Fiction Imitation Fact

Sherrill Fulghum By Sherrill Fulghum, 28th Jan 2015 | Follow this author | RSS Feed | Short URL http://nut.bz/2_nn01p9/
Posted in Wikinut>Writing>Columns & Opinions

They say life imitates art; but can fact imitate fiction? How much fact is in fiction?

The fact in fiction

I love a good spy or counterespionage novel. I have a handful of authors I really enjoy reading; one of those is Tom Clancy.

I recently finished “Executive Orders” by Clancy and in the book, he had some very interesting ideas about politics and the government.

When the Founding Fathers first created the government for the new country of America, they intended for the members of Congress and the President to be “an every man” - a person elected by his peers who would return to his home and job after serving his country for a term or two. Thomas Jefferson, George Washington, Benjamin Franklin, John Hancock, and the rest never meant for politician to be a full time job.

In “Executive Orders” features returning protagonist Jack Ryan and was released in 1997. After a terrorist attack devastates the Capitol Building killing the President, all nine members of the Supreme Court, and a good deal of Congress; the Vice President – Jack Ryan – is sworn in as the new President. An admitted non politician Ryan tells his fellow Americans that he doesn't want career politicians to fill in vacated Congressional seats; he wants “normal” American citizens – doctors, teachers, business people. Of course the politicians go nuts and immediately cry foul and say that Ryan is not fit for the job.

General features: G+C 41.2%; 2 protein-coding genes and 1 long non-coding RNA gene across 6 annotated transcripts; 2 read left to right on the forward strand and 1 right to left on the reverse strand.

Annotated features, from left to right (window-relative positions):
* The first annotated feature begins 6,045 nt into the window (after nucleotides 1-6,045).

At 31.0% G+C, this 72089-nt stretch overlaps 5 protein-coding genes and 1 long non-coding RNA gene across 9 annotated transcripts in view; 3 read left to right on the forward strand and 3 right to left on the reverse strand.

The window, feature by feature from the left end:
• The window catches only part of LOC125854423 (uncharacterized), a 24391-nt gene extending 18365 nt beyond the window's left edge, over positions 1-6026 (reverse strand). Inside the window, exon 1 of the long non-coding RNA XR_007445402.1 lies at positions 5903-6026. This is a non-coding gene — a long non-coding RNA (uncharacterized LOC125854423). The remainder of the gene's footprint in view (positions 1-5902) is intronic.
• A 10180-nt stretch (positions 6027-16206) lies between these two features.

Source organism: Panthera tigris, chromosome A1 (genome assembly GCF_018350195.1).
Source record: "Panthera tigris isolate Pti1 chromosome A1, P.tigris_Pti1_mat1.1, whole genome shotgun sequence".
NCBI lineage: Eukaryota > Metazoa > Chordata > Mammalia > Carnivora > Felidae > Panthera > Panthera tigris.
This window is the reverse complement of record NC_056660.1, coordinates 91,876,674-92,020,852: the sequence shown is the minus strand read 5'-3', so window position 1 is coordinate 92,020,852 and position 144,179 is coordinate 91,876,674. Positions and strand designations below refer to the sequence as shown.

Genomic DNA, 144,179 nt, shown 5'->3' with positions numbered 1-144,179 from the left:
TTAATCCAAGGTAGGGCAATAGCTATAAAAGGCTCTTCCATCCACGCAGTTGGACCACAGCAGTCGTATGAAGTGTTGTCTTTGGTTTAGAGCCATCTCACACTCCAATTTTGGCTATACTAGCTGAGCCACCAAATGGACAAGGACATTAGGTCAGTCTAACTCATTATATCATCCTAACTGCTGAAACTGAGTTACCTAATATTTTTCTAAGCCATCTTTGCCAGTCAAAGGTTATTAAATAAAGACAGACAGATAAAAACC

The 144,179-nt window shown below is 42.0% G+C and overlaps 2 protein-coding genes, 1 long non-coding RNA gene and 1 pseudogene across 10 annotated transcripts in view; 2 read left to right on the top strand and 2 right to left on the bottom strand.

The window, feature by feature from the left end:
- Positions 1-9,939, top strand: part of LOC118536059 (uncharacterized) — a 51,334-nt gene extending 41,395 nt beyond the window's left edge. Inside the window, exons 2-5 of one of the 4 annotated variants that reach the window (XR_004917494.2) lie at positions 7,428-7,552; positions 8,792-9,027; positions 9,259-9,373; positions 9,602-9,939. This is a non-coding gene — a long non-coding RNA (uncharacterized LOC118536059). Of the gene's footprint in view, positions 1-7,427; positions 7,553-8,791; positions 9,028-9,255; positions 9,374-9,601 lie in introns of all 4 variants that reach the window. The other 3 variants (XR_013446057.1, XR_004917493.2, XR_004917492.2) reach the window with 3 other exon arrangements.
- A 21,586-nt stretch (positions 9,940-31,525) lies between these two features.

In one of his speeches President Ryan tells the gathered crowd that the Constitution of the United States wasn't written to tell the citizens what they are allowed to do; but rather to tell the government what they CANNOT do. All too often people are quick to cry foul whenever they feel someone is taking away their rights. The problem is many of them have never really read the document to know and understand exactly what is being said.

The truth is that the document states from the very beginning - Congress shall make NO law prohibiting...

Congress - or the government cannot...
tell the citizens what religion to follow
or keep citizens from expressing their own thoughts and opinions
or keep citizens from casting a vote for the candidate of their choice
or enslave the citizens

In the case of the 18th and 21st Amendments, it was first passed and then repealed by a ¾ vote of the citizenry. After first denying American the right to alcohol with the 18th Amendment, the law was repealed and alcohol was once again legal with passage of the 21st amendment.

Many of the Articles and Amendments in the Constitution are related to the governing body itself relating to their construction and election thereof.

Tom Clancy's President Ryan was by all “normal” political standards an unorthodoxed man who wished to return the government back to the way it was intended to be; run by people who knew and understood the wants and needs of their constituents.

Granted the book was a work of fiction, but Clancy has offered some very interesting thoughts and ideas about how a democratic country should be run. With the work in Congress...or lack thereof...in recent years; perhaps we should listen to what Tom Clancy has to say.

Tags

Congress, Executive Orders, Federal Lawas, Spy Novels, Tom Clancy, Us Constitution

Meet the author

author avatar Sherrill Fulghum
Sherrill is an award winning journalist with a speciality in music and entertainment. She is also a photographer.

Sherril is a writer for thedailyvoice news.com

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